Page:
Traditional areas have been advised to establish educational trust fund to improve the quality of education in the country.

A senior lecturer at the School of Business at the University of Cape Coast, Dr John Gatsi gave the advice at the launch of Torgbui Lablulu Educational Trust Fund at Adaklu –Waya in the Adaklu District of the Volta Region  

Dr John Gatsi underscored that setting up an educational trust fund in order to secure the future of children will have a positive  inter-generational effect on the state.

He said the educational trust fund provides opportunity for many citizens of Waya and the region as a whole to contribute to the future of children in the area.

Citizens in Adaklu needs leaders who are deep thinkers, selfless and believe in mass comprehensive development, he said

According to him, Adaklu district has been declared as one of the poorest districts in Ghana. This, he said, is evident in the poor road network, low quality of life and abysmal performance at the basic education level.

However, these problems can be overcome through effective collaboration among all stakeholders in the fight against poverty, he observed.

“Our traditional leaders, DCE’s, MP’s in the region must conform to the new desire to have development oriented leaders and they must work harder to than ever. We want DCEs who are innovative and can help bring development at a faster pace; he said

H e commended the traditional leaders for establishing the fund and also advised students to work harder to achieve their goals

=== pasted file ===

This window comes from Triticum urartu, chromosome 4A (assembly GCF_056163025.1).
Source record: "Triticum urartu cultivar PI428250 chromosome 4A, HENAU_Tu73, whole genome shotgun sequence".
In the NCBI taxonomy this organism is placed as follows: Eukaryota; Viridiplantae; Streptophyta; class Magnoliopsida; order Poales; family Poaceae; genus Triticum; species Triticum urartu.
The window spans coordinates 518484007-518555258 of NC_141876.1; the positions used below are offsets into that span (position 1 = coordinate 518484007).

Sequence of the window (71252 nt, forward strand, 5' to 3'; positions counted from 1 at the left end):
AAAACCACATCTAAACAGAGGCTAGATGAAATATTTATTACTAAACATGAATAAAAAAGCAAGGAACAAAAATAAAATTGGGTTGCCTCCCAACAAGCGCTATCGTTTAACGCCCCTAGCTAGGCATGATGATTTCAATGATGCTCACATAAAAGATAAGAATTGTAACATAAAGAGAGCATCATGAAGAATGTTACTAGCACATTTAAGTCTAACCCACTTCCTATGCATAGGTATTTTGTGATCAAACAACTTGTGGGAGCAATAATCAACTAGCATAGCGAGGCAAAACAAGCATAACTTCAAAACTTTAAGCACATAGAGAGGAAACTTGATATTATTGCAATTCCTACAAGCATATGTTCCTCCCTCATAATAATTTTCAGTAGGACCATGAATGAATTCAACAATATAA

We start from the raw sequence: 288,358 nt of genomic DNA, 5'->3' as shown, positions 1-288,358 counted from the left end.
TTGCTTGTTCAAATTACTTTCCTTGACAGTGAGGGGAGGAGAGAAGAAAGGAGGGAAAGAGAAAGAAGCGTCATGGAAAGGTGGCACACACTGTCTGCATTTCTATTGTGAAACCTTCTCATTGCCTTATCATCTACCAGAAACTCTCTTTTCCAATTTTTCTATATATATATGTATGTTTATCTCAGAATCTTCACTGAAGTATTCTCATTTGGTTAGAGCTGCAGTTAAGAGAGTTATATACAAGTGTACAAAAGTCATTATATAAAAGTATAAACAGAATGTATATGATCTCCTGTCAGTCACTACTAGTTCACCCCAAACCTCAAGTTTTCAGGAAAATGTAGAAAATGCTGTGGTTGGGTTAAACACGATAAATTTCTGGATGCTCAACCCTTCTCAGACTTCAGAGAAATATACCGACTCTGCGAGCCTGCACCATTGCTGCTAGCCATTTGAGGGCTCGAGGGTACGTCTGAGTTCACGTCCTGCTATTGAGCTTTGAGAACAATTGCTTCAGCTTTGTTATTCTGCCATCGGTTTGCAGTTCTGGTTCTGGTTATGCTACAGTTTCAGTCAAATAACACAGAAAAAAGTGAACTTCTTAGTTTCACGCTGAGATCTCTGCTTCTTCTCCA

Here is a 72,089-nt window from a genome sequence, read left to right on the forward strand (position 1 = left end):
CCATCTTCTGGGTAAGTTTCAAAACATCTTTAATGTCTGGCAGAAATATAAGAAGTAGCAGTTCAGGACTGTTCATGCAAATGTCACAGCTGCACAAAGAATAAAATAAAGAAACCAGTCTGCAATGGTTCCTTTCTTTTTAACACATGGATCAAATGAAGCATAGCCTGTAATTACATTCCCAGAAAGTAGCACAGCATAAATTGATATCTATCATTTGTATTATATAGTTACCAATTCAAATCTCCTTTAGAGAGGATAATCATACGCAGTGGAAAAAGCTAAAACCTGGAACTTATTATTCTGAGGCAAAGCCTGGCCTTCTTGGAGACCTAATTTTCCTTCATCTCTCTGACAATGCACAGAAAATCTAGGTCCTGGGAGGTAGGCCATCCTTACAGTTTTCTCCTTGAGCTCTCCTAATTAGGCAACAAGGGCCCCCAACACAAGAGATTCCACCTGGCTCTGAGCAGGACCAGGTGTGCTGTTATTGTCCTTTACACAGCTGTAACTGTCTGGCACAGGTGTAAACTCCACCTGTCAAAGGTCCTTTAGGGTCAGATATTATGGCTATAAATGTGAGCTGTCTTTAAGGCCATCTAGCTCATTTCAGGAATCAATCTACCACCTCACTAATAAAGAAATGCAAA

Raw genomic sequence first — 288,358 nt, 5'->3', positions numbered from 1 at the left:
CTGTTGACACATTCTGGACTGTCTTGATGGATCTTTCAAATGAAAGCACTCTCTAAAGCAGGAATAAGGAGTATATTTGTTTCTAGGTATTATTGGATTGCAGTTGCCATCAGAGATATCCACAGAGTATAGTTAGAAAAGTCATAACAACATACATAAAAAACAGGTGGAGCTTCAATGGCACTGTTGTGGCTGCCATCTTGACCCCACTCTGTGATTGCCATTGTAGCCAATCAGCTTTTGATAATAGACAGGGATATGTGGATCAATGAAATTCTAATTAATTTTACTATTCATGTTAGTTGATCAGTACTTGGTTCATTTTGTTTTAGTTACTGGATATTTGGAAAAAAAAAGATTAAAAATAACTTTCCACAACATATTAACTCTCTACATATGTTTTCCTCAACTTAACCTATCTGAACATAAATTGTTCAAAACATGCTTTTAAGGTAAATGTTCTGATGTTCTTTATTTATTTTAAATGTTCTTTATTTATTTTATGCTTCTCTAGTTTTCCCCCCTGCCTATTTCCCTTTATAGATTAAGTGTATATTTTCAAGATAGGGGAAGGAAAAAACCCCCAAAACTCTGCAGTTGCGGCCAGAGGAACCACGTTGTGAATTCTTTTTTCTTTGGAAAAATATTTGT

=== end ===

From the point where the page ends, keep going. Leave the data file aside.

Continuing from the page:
The Adaklu District Chief Executive Mr Sky Ganaku urged the traditional area to adopt the Adaklu-Waya Educational Trust Fund.

He said the assembly is ready to assist the fund to ensure that its objectives are achieved.

Mr Kwame Agbodza, Member of Parliament for Adaklu, said education remains the topmost priority for the District and was grateful to the traditional leaders for their foresight.

Togbe Lablulu Tegbeza V said the Fund was established in response to how a good number of brilliant students in the area struggle to meet needs such as school fees and other basic necessities to remain in school. Many of them drop out of school, he recounted.

“It is interesting, if not sad, to note that while other communities abound in countless professionals, we in Waya have just a handful…The point I want to put across is that I am yearning for a literate community with all the professionals,” he stated.

He commended teachers in the area for their hard work and urged them to help address poor reading culture in the schools.

Illiteracy rate in Adaklu is said to be still high though formal education got to the area in 1856.



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